Anyone who has experience growing cannabis – and to a lesser extent, consuming cannabis – will be aware of the many things that can affect their product. From temperature and humidity to light and nutrient supply, there are many things that can affect the health and quality of the cannabis plant. But getting these considerations wrong can also help to make your cannabis more appealing to certain kinds of mould.
For example, low temperatures or high humidity can increase the plant’s exposure to moisture – something that mould loves. On the other hand, improper storage, or ineffective drying and curing can also invite fungus spores that can eventually lead to a serious mould infestation. While in some settings, mould plays a vital role in recycling organic matter and providing valuable nutrients to the earth, it can also pose serious health implications to humans and other animals which makes it extremely undesirable in cannabis.
What does mouldy weed look like?
Weed affected by mould can be identified in a number of ways depending on the type of mould that is growing there. For example, it may present as fuzzy or powdery in texture with brown, grey, green, black, or even white colouring. So, what are the most common types of mould that can affect your cannabis?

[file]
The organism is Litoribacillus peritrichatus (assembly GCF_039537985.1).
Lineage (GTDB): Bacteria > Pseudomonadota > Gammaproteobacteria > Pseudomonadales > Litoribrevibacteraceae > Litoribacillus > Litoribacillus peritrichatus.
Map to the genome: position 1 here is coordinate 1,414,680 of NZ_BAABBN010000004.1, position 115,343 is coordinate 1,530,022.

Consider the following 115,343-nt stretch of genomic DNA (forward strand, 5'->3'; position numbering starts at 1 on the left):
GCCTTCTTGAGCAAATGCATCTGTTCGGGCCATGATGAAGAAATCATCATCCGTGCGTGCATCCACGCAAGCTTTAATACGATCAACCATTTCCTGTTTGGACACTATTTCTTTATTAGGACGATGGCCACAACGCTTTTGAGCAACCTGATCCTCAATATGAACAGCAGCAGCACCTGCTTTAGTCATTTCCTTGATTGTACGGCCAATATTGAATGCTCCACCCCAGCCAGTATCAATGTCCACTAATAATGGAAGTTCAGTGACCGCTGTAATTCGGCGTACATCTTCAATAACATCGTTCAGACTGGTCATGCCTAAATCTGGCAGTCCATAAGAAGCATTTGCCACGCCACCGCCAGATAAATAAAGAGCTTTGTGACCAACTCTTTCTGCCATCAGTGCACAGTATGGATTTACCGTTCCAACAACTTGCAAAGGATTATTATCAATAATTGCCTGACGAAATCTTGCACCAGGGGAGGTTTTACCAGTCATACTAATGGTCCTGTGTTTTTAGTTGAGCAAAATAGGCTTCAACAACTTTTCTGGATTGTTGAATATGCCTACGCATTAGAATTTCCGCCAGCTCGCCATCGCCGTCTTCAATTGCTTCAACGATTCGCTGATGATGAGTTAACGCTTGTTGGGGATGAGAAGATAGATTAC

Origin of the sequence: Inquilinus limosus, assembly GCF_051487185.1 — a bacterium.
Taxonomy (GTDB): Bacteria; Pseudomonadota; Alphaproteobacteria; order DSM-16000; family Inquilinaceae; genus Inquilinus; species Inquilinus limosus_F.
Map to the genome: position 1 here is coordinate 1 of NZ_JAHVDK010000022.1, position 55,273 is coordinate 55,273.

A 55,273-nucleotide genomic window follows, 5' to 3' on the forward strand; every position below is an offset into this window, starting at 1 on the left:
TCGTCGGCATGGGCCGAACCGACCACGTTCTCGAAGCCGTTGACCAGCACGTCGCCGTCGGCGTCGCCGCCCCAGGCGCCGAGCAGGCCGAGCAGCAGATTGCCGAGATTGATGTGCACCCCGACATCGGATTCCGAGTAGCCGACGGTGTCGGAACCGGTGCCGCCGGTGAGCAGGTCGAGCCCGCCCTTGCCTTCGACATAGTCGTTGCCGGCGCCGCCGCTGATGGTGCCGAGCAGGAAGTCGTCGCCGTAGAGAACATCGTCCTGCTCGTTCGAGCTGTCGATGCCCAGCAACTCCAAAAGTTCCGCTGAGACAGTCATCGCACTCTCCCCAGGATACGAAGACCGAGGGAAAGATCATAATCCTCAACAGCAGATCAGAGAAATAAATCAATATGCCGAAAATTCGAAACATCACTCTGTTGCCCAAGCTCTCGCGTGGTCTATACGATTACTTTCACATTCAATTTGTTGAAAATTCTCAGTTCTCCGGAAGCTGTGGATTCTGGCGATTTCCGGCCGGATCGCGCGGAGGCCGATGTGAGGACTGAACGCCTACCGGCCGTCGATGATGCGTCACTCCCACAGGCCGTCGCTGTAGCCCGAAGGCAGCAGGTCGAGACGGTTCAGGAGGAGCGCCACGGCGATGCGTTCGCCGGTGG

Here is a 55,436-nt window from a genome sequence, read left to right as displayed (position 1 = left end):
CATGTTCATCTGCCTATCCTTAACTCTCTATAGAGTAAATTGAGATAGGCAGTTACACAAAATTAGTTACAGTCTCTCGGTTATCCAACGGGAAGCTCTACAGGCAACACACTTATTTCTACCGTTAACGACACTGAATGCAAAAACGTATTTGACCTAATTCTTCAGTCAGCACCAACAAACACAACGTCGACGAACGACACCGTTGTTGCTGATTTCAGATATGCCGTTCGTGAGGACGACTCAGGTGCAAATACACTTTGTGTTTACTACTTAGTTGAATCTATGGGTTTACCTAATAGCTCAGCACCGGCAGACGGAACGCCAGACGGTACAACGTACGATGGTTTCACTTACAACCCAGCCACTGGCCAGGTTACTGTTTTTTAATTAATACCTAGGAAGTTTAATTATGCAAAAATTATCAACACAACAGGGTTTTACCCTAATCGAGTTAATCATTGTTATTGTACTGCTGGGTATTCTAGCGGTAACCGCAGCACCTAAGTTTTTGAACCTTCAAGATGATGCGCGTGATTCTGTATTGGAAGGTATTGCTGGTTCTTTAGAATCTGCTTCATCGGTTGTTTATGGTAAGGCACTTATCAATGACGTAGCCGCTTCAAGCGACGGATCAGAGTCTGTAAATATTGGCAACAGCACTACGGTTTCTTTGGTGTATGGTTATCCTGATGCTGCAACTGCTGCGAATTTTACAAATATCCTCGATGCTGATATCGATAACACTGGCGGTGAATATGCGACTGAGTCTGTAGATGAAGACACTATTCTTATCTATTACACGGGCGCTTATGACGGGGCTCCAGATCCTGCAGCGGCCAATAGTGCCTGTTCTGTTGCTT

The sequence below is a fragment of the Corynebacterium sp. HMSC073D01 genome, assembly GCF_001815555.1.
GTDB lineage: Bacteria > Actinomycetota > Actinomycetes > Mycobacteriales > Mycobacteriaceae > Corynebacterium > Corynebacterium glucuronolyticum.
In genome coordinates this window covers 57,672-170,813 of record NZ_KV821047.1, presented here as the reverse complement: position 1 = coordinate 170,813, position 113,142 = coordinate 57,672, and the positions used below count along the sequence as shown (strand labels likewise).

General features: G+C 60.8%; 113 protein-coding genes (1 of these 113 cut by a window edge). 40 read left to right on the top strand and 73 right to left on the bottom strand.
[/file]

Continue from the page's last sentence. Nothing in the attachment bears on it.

Mildew is among the most common moulds to affect cannabis. You may have heard of mildew when buying cleaning products for your bathroom – and for good reason. However, true mildew is a moisture-loving fungus that especially prefers living plants and other organic matter such as wood. It requires sufficient moisture, reasonable warmth and a food source in order to thrive, which makes cannabis buds and living plants an ideal target. Mildew can often be identified by thin black or white powdery spots on the leaves and buds of the plant.